I decided to visit Cojimar in search of Papa’s ghost. If I were to find it, it would be here. Fidel Castro ruled Cuba for 49 years and outlasted 11 U.S. presidents. Che Guevara is an internationally known hero. Yet in Cuba, Hemingway still looms large, almost six decades after his death. He unequivocally remains as much a symbol of Cuba as the others. He was the “Easy Rider” of his day, a macho man before macho ever came to town. He was More Macho than Macho, in a time when such was revered.
I walked around downtown Havana near Plaza Vieja in search of the right ride. Papa drove a 1955 Chrysler New Yorker convertible in Cuba. I wanted to arrive in Cojimar in one of these. I asked many taxi drivers, but all indicated that finding this model would be unlikely. There were many other classic American car taxis but no Chryslers. I decided to be patient and finally found a driver who indicated that he could possibly find what I was looking for. He said he would “look into it.” I slipped him a small gratuity as well as my room number at Hotel Nacional. Cubans are amazingly resourceful people and my request was sent out on the grapevine. That evening my phone rang and I spoke with a driver who had a Chrysler. I was thrilled! We agreed to meet the next day.
I arrived at Plaza Vieja and met my driver and my soon-to-be taxi to Cojimar. It was a shiny black Chrysler sedan and a New Yorker to boot! Not a convertible, but close enough. I asked the driver what the model year of the car was and he replied “Cincuenta y cinco Senor.” 1955! Amazing — I am working hard to connect with you, Ernesto.
The drive to Cojimar is short. Before I realized it, we were parked in front of Finca Vigía (Lookout Farm). It felt right from the second we arrived. This home is the real deal. The Cuban government owns the property today, but to my surprise and delight, I had adequate access to the home and grounds, and could feel Hemingway’s presence everywhere. I climbed up to the small tower writing studio and gazed at the original Corona typewriter that produced some of the world’s greatest works of fiction. My mind drifted as I envisioned Papa at sunrise, bare chested in shorts and sandals, typing away, his genius flowing with each keystroke. Downstairs are his hunting trophies, library, art and a few of his favorite photos. Inside the bathroom is the scale where he weighed himself, as well as the record of his weight that he penned daily onto the wall next to it. He was very disciplined about his weight.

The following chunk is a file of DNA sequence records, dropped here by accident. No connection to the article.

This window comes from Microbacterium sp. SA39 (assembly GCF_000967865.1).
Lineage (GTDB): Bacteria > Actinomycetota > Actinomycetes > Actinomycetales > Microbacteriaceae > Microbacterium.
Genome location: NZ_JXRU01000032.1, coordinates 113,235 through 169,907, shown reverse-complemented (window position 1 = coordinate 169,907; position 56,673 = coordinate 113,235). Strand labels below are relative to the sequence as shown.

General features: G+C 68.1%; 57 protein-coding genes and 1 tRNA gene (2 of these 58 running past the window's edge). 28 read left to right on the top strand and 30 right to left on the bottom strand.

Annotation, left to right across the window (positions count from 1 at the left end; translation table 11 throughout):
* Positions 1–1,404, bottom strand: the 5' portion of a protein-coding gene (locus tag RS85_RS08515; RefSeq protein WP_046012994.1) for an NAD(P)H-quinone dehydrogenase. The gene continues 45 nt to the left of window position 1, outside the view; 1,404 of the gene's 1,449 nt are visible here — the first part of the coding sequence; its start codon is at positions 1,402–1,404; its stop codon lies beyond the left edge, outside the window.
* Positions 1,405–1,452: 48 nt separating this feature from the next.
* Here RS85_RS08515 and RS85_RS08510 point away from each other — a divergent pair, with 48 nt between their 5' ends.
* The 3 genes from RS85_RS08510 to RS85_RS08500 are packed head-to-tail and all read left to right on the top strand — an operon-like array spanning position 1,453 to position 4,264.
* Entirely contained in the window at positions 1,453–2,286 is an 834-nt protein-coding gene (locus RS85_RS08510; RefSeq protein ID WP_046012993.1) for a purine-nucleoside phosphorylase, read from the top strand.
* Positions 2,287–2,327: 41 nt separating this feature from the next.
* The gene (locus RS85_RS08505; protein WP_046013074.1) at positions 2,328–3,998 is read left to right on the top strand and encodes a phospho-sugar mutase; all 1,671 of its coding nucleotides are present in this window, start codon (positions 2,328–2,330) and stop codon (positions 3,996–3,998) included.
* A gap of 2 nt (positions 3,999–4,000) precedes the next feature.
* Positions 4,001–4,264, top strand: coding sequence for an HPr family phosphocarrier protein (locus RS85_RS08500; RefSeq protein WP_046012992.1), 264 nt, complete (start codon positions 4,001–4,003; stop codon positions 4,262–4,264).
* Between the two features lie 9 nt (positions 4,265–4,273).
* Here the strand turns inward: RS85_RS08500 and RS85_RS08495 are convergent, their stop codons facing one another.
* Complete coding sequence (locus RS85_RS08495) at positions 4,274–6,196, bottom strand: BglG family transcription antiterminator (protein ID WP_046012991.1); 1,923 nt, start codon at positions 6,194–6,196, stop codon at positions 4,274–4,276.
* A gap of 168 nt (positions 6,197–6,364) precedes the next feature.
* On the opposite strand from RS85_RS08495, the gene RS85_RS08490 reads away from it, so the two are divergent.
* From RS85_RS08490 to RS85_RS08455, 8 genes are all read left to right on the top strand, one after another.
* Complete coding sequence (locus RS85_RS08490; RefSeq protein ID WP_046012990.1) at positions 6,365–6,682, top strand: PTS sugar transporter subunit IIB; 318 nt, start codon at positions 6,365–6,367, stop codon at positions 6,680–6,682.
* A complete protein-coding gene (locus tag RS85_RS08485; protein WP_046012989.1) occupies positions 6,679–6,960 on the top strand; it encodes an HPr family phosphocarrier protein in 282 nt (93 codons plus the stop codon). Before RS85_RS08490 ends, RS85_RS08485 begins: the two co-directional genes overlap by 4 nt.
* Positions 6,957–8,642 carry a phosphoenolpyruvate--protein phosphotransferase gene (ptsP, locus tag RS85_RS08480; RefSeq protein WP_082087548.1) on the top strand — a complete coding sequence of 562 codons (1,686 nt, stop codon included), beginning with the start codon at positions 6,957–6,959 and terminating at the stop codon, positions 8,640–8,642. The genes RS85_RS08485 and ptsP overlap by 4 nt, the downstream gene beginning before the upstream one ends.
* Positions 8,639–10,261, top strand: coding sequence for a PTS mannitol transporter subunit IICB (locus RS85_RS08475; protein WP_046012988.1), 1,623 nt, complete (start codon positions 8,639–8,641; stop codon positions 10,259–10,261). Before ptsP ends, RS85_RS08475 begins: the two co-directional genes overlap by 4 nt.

Behind the main house is the burial plots and grave stones of his four beloved cats. I envisioned Papa stroking one of these creatures as he read his newspaper and sipped on a Havana Club Mojito. Behind the swimming pool sits the Pilar, his prized fishing vessel. He deeply loved this boat and spent many hours aboard her on the blue-green waters of the Gulfstream in search of giant Marlin. A Havana club cocktail was always within easy reach. As I stared at Pilar, Papa appeared to me again. The sea was a beautiful blue-green and I could feel the wind and smell the salt air. His enormous bare-chested hulk was tanned and sweating profusely. I could feel my stomach roll as Pilar pitched in the steep afternoon swells. Papa was on to a giant Marlin; in battle with a thousand-pound fish. His face was the picture of total concentration and he was clearly in his element. There was a bright flash and I saw an enormous fish jump as he reeled furiously to take in some line. I heard a loud splash as the fish landed back in the sea. My senses were totally alive. I was there with him.
Suddenly the vision was gone and I found myself staring at Pilar in her inanimate state. I got the message. It was time to leave and Papa was telling me in his own way. He was a very private man and had revealed to me all he wished to. I had come in search of his spirit and ghost and found both. Papa had been generous to me. Thank you, Ernesto.
Before returning to Havana, I went down to the harbor to view his statue looking out to sea. This bronze casting was made in his memory from scrap propellers donated by local fisherman who profoundly loved and admired him. I gazed at this beautiful bronze bust and looked deeply into Papa’s eyes. I did my best to convey my thanks for his generosity today and his wonderful literary gifts to the world, and to communicate how much both had meant to me. For an instant, I again felt his presence. It was unmistakable and palpable. Tears began to flow uncontrollably down my cheeks. The driver asked if I was OK. I nodded and returned to the car. It was time to go. I finally found what I had been searching for.
>All photos courtesy of Howard Axelrod.